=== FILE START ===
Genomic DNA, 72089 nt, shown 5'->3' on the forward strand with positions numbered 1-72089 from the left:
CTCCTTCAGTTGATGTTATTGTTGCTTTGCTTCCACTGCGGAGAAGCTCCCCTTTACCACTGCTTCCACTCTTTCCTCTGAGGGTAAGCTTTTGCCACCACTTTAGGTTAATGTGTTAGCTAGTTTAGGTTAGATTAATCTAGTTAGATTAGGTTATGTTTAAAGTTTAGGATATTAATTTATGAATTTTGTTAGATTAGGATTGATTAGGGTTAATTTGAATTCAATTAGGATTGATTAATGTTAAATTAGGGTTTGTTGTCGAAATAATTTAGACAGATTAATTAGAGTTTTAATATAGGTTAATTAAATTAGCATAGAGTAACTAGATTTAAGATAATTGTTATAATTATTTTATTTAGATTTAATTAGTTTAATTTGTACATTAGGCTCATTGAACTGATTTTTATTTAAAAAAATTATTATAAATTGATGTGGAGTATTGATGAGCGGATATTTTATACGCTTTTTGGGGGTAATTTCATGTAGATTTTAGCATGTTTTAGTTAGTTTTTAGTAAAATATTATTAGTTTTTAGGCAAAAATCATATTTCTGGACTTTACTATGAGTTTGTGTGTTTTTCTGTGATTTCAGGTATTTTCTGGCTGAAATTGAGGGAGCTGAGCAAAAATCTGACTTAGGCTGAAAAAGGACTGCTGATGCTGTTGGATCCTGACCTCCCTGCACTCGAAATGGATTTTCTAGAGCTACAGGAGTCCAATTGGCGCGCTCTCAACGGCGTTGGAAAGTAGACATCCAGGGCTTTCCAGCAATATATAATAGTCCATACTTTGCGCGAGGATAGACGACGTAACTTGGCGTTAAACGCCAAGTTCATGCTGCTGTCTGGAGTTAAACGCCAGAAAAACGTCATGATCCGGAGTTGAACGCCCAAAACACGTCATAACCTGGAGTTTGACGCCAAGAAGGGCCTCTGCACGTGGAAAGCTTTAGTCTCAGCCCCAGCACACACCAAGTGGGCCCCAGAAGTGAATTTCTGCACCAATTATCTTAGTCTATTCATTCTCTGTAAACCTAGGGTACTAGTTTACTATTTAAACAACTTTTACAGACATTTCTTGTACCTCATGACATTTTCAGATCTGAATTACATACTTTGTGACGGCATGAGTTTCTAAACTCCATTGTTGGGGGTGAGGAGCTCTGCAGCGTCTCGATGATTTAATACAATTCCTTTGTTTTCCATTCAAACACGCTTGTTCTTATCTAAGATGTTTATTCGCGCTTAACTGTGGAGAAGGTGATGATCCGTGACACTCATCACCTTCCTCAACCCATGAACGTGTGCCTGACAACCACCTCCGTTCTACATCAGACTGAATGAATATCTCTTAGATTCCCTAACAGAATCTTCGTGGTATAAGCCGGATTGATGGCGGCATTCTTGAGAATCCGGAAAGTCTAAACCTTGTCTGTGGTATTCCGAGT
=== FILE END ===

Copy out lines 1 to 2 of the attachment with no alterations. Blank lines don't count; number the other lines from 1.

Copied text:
Genomic DNA, 72089 nt, shown 5'->3' on the forward strand with positions numbered 1-72089 from the left:
CTCCTTCAGTTGATGTTATTGTTGCTTTGCTTCCACTGCGGAGAAGCTCCCCTTTACCACTGCTTCCACTCTTTCCTCTGAGGGTAAGCTTTTGCCACCACTTTAGGTTAATGTGTTAGCTAGTTTAGGTTAGATTAATCTAGTTAGATTAGGTTATGTTTAAAGTTTAGGATATTAATTTATGAATTTTGTTAGATTAGGATTGATTAGGGTTAATTTGAATTCAATTAGGATTGATTAATGTTAAATTAGGGTTTGTTGTCGAAATAATTTAGACAGATTAATTAGAGTTTTAATATAGGTTAATTAAATTAGCATAGAGTAACTAGATTTAAGATAATTGTTATAATTATTTTATTTAGATTTAATTAGTTTAATTTGTACATTAGGCTCATTGAACTGATTTTTATTTAAAAAAATTATTATAAATTGATGTGGAGTATTGATGAGCGGATATTTTATACGCTTTTTGGGGGTAATTTCATGTAGATTTTAGCATGTTTTAGTTAGTTTTTAGTAAAATATTATTAGTTTTTAGGCAAAAATCATATTTCTGGACTTTACTATGAGTTTGTGTGTTTTTCTGTGATTTCAGGTATTTTCTGGCTGAAATTGAGGGAGCTGAGCAAAAATCTGACTTAGGCTGAAAAAGGACTGCTGATGCTGTTGGATCCTGACCTCCCTGCACTCGAAATGGATTTTCTAGAGCTACAGGAGTCCAATTGGCGCGCTCTCAACGGCGTTGGAAAGTAGACATCCAGGGCTTTCCAGCAATATATAATAGTCCATACTTTGCGCGAGGATAGACGACGTAACTTGGCGTTAAACGCCAAGTTCATGCTGCTGTCTGGAGTTAAACGCCAGAAAAACGTCATGATCCGGAGTTGAACGCCCAAAACACGTCATAACCTGGAGTTTGACGCCAAGAAGGGCCTCTGCACGTGGAAAGCTTTAGTCTCAGCCCCAGCACACACCAAGTGGGCCCCAGAAGTGAATTTCTGCACCAATTATCTTAGTCTATTCATTCTCTGTAAACCTAGGGTACTAGTTTACTATTTAAACAACTTTTACAGACATTTCTTGTACCTCATGACATTTTCAGATCTGAATTACATACTTTGTGACGGCATGAGTTTCTAAACTCCATTGTTGGGGGTGAGGAGCTCTGCAGCGTCTCGATGATTTAATACAATTCCTTTGTTTTCCATTCAAACACGCTTGTTCTTATCTAAGATGTTTATTCGCGCTTAACTGTGGAGAAGGTGATGATCCGTGACACTCATCACCTTCCTCAACCCATGAACGTGTGCCTGACAACCACCTCCGTTCTACATCAGACTGAATGAATATCTCTTAGATTCCCTAACAGAATCTTCGTGGTATAAGCCGGATTGATGGCGGCATTCTTGAGAATCCGGAAAGTCTAAACCTTGTCTGTGGTATTCCGAGT